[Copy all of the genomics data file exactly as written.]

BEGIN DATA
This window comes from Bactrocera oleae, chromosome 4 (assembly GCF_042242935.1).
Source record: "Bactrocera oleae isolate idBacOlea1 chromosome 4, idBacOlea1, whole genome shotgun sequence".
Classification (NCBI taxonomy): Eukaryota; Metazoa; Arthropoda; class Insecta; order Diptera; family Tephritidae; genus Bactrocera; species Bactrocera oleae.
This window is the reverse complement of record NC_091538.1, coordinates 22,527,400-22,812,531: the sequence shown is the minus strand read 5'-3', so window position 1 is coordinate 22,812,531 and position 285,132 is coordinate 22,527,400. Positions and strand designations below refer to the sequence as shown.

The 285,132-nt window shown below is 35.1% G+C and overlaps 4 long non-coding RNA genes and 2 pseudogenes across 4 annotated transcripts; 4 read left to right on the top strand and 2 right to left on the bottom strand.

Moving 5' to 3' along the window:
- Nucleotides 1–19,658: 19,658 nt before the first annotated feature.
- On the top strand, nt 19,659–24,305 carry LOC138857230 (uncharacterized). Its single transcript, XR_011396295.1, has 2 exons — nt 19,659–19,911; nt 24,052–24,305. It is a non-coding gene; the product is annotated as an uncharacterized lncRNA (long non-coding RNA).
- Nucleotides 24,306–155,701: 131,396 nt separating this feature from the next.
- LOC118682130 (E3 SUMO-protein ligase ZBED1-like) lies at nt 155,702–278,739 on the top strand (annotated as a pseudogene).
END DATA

This window comes from Bactrocera oleae, chromosome 4 (assembly GCF_042242935.1).
Source record: "Bactrocera oleae isolate idBacOlea1 chromosome 4, idBacOlea1, whole genome shotgun sequence".
Classification (NCBI taxonomy): Eukaryota; Metazoa; Arthropoda; class Insecta; order Diptera; family Tephritidae; genus Bactrocera; species Bactrocera oleae.
This window is the reverse complement of record NC_091538.1, coordinates 22,527,400-22,812,531: the sequence shown is the minus strand read 5'-3', so window position 1 is coordinate 22,812,531 and position 285,132 is coordinate 22,527,400. Positions and strand designations below refer to the sequence as shown.

The 285,132-nt window shown below is 35.1% G+C and overlaps 4 long non-coding RNA genes and 2 pseudogenes across 4 annotated transcripts; 4 read left to right on the top strand and 2 right to left on the bottom strand.

Moving 5' to 3' along the window:
- Nucleotides 1–19,658: 19,658 nt before the first annotated feature.
- On the top strand, nt 19,659–24,305 carry LOC138857230 (uncharacterized). Its single transcript, XR_011396295.1, has 2 exons — nt 19,659–19,911; nt 24,052–24,305. It is a non-coding gene; the product is annotated as an uncharacterized lncRNA (long non-coding RNA).
- Nucleotides 24,306–155,701: 131,396 nt separating this feature from the next.
- LOC118682130 (E3 SUMO-protein ligase ZBED1-like) lies at nt 155,702–278,739 on the top strand (annotated as a pseudogene).